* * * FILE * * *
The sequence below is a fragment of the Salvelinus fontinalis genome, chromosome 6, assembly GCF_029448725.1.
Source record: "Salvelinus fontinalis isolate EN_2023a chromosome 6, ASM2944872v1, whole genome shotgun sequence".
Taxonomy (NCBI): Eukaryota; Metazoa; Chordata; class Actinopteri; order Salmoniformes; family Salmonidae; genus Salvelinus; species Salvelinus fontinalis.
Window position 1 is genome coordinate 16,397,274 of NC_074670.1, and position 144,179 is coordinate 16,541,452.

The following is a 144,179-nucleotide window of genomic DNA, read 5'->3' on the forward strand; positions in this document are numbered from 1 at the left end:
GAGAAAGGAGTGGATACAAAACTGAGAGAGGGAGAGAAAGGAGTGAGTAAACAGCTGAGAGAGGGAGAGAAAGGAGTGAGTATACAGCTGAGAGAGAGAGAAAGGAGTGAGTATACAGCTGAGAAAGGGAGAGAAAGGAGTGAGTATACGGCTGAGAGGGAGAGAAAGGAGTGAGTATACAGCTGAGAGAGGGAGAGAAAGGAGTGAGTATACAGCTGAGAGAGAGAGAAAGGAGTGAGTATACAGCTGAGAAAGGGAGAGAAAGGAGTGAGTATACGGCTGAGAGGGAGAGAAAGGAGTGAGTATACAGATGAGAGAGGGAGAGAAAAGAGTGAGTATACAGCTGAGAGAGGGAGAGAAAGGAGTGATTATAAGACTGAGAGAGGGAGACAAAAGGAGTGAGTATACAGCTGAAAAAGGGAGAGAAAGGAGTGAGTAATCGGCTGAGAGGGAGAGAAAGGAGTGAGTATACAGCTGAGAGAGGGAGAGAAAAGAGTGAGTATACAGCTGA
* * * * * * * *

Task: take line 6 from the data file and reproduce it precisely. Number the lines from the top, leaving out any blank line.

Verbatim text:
GAGAAAGGAGTGGATACAAAACTGAGAGAGGGAGAGAAAGGAGTGAGTAAACAGCTGAGAGAGGGAGAGAAAGGAGTGAGTATACAGCTGAGAGAGAGAGAAAGGAGTGAGTATACAGCTGAGAAAGGGAGAGAAAGGAGTGAGTATACGGCTGAGAGGGAGAGAAAGGAGTGAGTATACAGCTGAGAGAGGGAGAGAAAGGAGTGAGTATACAGCTGAGAGAGAGAGAAAGGAGTGAGTATACAGCTGAGAAAGGGAGAGAAAGGAGTGAGTATACGGCTGAGAGGGAGAGAAAGGAGTGAGTATACAGATGAGAGAGGGAGAGAAAAGAGTGAGTATACAGCTGAGAGAGGGAGAGAAAGGAGTGATTATAAGACTGAGAGAGGGAGACAAAAGGAGTGAGTATACAGCTGAAAAAGGGAGAGAAAGGAGTGAGTAATCGGCTGAGAGGGAGAGAAAGGAGTGAGTATACAGCTGAGAGAGGGAGAGAAAAGAGTGAGTATACAGCTGA